By R.H.Young

Review By Elly Gibson

Dawn in the desert in Dubai and the Al Marmoum racetrack is buzzing. Twelve camels and their jockeys await the starting flag. The tension burns along with the intense heat. By the end of the 4km race two jockeys – boys as young as 8 years old – and a handler will be dead.

Robin Young wastes no time throwing the reader straight into the action in Dhanmondi Road. His energetic and authentic writing reels you straight into a world so different from our own.

It’s 1973 and young Australian Gareth McKinley has left his long-term girlfriend Andrea at home to study while he travels around Europe with his friend Tom. After witnessing the horror of the massacre at the Munich Olympics, he’s in London as Young’s tale begins, looking for some direction.

5,000 miles away the Bangladesh war of independence is over, but its long-term scars remain. Gareth arrives in the ravaged country from England with a YMCA project set up to care for some of the thousands of orphaned and destitute children that the war has left behind. 

But it’s once he steps off the plane that his journey really begins.

While Gareth considers himself well travelled, he hasn’t experienced life outside European culture, and the sights, sounds and smells of first Cairo and then Calcutta shock him. Soon he arrives at House 6, Dhanmondi Road, which is to be his home for the next 12 months. 

At first overwhelmed by the level of poverty he witnesses and the scale of the work ahead, Gareth slowly gets to grips with his new friends and environs. He busies himself with the task in hand readying the ‘boy’s town’ for the new arrivals, and soon they have many boys in residence. Under Gareth and the team’s care, the boys begin to blossom.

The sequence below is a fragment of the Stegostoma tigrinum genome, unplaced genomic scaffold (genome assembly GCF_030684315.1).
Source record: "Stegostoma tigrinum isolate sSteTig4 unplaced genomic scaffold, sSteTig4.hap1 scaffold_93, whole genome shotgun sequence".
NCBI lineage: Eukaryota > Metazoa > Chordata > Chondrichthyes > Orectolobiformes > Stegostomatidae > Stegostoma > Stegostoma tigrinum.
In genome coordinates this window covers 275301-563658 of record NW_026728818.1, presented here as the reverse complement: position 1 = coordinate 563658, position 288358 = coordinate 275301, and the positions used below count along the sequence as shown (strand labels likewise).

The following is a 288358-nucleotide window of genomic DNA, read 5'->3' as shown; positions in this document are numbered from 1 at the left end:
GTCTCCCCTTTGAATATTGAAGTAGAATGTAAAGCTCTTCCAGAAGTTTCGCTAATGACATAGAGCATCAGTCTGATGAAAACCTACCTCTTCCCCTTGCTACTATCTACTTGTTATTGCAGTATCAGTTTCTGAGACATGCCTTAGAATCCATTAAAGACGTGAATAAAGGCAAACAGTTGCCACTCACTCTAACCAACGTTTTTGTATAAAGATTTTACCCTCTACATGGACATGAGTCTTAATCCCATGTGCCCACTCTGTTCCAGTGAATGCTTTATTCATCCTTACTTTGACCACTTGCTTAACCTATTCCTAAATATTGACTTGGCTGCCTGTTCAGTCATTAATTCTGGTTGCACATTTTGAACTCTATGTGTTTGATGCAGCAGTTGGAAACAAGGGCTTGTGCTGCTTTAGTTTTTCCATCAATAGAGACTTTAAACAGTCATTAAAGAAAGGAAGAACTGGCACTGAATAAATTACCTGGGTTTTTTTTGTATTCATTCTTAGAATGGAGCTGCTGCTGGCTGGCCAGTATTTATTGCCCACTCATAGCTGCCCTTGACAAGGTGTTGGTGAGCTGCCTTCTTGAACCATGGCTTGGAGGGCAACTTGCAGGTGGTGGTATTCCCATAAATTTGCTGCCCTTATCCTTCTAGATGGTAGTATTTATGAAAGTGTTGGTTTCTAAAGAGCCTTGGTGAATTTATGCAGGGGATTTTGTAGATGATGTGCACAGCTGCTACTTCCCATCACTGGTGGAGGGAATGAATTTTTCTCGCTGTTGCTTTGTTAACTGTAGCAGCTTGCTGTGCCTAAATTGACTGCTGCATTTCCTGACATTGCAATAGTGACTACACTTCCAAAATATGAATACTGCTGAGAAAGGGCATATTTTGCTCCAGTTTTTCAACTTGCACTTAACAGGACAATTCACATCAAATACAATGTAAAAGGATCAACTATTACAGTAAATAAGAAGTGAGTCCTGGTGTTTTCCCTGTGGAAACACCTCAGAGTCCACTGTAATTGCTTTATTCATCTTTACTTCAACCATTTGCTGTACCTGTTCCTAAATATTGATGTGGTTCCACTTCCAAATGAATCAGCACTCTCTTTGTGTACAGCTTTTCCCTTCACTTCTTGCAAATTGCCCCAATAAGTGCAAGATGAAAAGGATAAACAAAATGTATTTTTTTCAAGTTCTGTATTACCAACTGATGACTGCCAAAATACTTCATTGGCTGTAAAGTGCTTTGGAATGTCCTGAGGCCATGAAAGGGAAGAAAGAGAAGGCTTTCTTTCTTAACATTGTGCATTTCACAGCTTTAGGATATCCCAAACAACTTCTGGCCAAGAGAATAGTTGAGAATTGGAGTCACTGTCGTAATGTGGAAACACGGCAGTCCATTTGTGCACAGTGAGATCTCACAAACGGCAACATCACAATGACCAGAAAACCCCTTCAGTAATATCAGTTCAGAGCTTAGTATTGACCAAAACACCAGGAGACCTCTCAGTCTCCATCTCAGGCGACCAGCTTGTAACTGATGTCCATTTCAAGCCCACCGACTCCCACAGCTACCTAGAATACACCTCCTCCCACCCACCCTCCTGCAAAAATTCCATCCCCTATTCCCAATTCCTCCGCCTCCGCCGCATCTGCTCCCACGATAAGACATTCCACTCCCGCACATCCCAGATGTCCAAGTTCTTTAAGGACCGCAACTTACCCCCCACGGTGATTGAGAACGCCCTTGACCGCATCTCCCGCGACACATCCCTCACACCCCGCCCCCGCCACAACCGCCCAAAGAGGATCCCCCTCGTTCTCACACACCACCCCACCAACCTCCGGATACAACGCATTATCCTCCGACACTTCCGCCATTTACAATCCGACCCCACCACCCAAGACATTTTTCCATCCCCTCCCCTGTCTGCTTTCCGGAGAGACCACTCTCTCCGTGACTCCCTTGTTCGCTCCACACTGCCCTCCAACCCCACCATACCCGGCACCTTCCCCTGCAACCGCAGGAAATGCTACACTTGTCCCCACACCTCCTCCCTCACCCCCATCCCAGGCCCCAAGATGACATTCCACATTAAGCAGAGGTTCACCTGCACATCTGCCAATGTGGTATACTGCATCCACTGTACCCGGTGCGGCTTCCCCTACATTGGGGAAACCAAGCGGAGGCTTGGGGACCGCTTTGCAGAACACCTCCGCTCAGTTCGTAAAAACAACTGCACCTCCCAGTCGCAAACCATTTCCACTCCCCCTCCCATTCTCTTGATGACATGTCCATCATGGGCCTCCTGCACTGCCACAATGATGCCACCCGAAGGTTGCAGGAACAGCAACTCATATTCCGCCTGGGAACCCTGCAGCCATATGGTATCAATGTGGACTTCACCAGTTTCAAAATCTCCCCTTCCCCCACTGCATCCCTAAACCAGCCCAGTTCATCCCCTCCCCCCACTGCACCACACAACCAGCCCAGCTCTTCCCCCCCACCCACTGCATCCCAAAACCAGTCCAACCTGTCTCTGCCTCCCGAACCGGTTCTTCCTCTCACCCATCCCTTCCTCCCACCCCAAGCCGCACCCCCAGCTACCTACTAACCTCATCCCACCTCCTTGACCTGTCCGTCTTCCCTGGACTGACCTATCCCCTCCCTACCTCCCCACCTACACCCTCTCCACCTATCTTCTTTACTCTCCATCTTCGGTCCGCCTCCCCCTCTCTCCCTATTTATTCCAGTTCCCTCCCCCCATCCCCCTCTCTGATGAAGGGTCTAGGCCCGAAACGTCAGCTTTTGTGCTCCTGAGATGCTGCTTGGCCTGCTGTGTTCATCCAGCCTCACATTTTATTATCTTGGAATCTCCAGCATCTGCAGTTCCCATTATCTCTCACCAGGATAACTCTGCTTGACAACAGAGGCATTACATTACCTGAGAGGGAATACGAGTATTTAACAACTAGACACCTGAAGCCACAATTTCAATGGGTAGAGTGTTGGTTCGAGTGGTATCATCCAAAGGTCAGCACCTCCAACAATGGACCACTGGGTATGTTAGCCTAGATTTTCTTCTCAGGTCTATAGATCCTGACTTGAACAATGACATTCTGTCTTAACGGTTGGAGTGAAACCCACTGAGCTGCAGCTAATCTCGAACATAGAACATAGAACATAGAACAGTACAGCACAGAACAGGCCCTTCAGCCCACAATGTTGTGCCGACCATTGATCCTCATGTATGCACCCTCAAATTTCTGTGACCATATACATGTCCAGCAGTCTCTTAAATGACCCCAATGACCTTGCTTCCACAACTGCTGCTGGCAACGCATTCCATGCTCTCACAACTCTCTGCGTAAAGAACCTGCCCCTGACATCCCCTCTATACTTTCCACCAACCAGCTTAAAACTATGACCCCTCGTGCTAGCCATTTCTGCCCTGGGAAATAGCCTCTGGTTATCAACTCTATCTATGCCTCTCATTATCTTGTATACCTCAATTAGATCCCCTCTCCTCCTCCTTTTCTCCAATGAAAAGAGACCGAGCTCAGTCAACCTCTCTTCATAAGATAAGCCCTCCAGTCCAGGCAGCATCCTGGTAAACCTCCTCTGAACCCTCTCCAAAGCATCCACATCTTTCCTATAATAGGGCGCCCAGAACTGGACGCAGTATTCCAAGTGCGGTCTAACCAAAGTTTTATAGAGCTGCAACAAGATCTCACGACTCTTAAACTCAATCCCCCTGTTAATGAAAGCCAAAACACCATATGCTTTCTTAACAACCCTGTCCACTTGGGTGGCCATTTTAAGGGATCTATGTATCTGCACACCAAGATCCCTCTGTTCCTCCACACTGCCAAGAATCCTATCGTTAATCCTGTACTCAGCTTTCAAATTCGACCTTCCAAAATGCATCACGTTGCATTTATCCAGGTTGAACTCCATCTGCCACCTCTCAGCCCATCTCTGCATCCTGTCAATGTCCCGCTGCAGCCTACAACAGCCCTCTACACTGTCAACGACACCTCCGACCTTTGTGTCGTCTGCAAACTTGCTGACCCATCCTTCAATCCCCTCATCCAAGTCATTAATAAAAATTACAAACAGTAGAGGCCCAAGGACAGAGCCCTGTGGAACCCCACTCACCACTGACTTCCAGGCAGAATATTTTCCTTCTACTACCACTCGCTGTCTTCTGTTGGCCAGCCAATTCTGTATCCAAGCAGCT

But once the physical hard graft getting the project off the ground is done, life becomes more complicated for Gareth. He is quickly drawn to American charity worker Tori and has to question whether his heart lies at home in Australia, or here in this new world.

Emotions and situations are heightened in the claustrophobic melting pot of this ex-pat community. Everything is extreme – from the weather conditions to the post-war resentments of the locals – and both Gareth and Tori find themselves in fear for their lives as the drama unfolds.

The plot comes to a head when some boys from the project cannot be accounted for. Is their disappearance linked to the book’s opening pages at the Al Marmoum racetrack? Does a mysterious letter from Dubai hold the key? Who should Gareth trust? And can he and Tori find the missing children before it is too late? 

All in all it’s a big thumbs up for me for this debut novel from East Sussex resident Robin Young. It’s a memorable coming of age story of a flawed but likeable hero.

Young’s writing is as honest as it is informative, and he observes the human condition well. He moves through his story at just the right pace, and his characters are strong, plausible and fully rounded. It was easy to share Gareth’s panic when he thought his life was in danger, his confusion over making sense of his old and new relationships, and his frustration and incredulity at the fate of the missing boys. 

I feel like I gained something from this book and it stayed with me afterwards, which is so important for a reader. I look forward to his next work.


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